(With thanks to Libyan artist Mohammed Abiya for the beautiful art.)

“Visit My Mosque” day.   Watch the short clip of Hyderi’s #VisitMyMosque event on @Channel4News

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Around five percent of people in England and Wales were Muslim, according to a 2011 census, and there are now over 1,700 mosques across Britain. Today, dozens of mosques all over the country are opening their doors to visitors of all faiths and none. There is no welcome prouder than a muslim welcome, so tables will be creaking with tea and cakes. Guests, too, have been bringing gifts of flowers as well as friendly questions and support for British muslims who have been feeling increasingly misunderstood in the aftermath of the Charlie Ebdo Paris killings.

The secret is out: our population has more in common than we have been led to assume, and occasions of familiarity build a momentum which will not now be turned backwards upon itself. If anybody wants to grapple with a definition of Britishness, the “openness to understanding new ideas” must be up there as a contender. Far too nebulous a concept for diffident Britons to pin on their sleeves, but evidently the only requirement for newcomers to become British is to FEEL British. We are all not a little proud to know that everywhere in this untidily crowded nation there are citizens with such a variety of backgrounds who genuinely want to get to know each other better, over tea and cakes. (Not forgetting the Toast!)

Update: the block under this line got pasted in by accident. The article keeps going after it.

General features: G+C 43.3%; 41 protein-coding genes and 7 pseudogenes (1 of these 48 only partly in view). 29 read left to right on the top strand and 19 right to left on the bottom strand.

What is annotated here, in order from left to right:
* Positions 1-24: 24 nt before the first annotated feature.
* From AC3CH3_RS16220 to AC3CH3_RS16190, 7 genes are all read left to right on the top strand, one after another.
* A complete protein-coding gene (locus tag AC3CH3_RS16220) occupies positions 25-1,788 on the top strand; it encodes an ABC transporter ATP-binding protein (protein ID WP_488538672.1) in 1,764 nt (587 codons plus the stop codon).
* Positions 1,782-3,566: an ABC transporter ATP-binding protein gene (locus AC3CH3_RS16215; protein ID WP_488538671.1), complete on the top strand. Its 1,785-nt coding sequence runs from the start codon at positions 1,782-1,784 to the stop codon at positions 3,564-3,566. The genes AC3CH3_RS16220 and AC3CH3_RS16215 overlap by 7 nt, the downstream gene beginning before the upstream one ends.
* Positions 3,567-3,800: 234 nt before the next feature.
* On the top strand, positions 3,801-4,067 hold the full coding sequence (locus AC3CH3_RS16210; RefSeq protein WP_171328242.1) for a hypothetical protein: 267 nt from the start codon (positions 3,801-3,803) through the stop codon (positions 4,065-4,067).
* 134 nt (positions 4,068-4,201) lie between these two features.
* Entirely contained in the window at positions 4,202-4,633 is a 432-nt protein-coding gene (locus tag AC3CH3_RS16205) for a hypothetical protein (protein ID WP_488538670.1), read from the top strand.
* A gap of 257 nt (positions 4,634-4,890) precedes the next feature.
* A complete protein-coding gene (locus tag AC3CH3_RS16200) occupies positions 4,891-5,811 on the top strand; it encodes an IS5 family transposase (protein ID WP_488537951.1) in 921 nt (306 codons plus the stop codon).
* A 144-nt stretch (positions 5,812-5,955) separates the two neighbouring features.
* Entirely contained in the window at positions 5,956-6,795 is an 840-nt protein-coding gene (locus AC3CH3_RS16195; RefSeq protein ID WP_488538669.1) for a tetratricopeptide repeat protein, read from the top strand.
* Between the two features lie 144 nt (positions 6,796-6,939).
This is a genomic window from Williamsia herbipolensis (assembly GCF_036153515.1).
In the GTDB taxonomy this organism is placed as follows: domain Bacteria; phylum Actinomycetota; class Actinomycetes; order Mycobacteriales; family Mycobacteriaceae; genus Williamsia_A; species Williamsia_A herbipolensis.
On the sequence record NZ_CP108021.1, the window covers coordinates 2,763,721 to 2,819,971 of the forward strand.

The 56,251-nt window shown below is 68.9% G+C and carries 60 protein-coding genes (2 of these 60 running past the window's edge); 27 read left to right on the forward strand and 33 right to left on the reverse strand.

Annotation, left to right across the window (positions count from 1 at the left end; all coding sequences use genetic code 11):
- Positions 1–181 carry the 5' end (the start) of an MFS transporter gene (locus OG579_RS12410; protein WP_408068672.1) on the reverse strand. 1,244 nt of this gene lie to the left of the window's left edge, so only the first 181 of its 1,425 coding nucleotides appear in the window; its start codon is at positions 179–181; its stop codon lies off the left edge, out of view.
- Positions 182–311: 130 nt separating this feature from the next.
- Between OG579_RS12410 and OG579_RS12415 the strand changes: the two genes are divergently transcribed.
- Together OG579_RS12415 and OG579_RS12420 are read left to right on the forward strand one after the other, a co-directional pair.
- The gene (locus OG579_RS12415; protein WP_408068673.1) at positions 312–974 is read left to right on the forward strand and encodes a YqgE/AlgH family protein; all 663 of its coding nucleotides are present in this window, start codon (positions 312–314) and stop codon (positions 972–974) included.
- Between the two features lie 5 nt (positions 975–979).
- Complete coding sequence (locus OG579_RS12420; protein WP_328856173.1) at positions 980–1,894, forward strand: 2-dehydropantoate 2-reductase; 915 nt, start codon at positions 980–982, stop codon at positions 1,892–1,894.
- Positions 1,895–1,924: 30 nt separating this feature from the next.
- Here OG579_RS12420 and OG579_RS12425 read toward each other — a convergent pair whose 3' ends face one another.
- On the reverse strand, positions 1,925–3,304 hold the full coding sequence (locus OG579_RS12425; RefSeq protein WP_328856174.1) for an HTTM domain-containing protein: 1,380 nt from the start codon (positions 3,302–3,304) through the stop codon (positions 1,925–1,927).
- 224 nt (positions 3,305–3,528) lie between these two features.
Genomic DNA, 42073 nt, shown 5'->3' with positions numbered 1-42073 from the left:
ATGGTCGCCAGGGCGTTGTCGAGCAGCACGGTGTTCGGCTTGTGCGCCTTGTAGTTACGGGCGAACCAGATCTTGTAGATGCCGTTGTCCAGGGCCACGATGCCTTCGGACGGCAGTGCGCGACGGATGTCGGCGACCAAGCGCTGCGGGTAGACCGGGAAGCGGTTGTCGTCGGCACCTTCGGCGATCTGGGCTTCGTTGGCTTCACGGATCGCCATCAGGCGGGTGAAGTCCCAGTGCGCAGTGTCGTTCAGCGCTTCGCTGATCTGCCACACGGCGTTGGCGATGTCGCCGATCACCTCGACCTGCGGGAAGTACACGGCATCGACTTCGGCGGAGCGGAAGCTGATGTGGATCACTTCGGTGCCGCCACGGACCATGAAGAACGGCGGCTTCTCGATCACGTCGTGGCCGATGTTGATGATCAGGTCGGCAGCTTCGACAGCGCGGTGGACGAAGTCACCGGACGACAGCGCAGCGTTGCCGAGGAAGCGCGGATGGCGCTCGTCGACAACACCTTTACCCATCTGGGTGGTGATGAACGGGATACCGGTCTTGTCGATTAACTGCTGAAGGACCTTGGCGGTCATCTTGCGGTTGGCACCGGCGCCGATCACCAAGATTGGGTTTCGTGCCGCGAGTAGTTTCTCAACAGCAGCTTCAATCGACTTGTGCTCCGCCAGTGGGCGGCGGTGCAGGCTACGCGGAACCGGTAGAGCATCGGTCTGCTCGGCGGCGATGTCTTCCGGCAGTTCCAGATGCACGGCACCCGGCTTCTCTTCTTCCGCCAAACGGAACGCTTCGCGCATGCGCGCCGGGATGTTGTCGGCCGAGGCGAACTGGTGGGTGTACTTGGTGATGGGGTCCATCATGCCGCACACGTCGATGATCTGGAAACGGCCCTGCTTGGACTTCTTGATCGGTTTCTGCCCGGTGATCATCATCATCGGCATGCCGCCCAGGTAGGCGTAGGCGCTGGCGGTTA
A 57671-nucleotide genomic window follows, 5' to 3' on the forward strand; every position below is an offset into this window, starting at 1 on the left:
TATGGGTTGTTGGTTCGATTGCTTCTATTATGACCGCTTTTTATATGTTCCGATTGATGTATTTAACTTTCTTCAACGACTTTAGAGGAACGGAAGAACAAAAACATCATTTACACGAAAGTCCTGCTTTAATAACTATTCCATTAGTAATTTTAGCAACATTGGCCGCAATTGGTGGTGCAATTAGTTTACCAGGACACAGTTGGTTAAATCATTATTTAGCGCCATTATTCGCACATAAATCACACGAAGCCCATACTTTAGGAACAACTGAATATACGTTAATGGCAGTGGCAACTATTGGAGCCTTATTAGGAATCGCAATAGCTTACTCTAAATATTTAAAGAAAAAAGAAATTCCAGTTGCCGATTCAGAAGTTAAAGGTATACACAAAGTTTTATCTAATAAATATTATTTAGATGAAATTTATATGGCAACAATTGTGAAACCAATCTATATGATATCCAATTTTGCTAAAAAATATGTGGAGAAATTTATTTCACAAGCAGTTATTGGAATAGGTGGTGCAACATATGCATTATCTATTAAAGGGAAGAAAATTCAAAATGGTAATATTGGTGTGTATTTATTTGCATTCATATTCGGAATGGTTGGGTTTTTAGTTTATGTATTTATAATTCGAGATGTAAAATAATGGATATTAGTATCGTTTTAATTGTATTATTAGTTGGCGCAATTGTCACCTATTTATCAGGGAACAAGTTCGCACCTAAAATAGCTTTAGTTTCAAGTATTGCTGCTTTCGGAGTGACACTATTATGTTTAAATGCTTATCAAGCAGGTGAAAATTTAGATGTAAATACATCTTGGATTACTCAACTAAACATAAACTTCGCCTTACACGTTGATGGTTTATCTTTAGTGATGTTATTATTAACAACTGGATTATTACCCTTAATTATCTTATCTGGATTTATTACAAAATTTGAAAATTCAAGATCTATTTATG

Penstorm.

cuppa

Excerpt from a speech by Dr Shuja Shafi , MCB, on subject: British and Islamic Values:

“To educate the next generation of British citizens, leaders and thinkers, we must put our utmost commitment to ensure they are proud of their own identity, confident about their place in wider society and equipped to understand the challenges and opportunities of life in modern Britain…

Ladies and gentlemen, I am sure I have not helped you in understanding what British values are. Perhaps that is the beauty of our country and our culture. We are quietly proud (apart from football matches), under-stated and unassuming. We don’t know what it is until we see it.”

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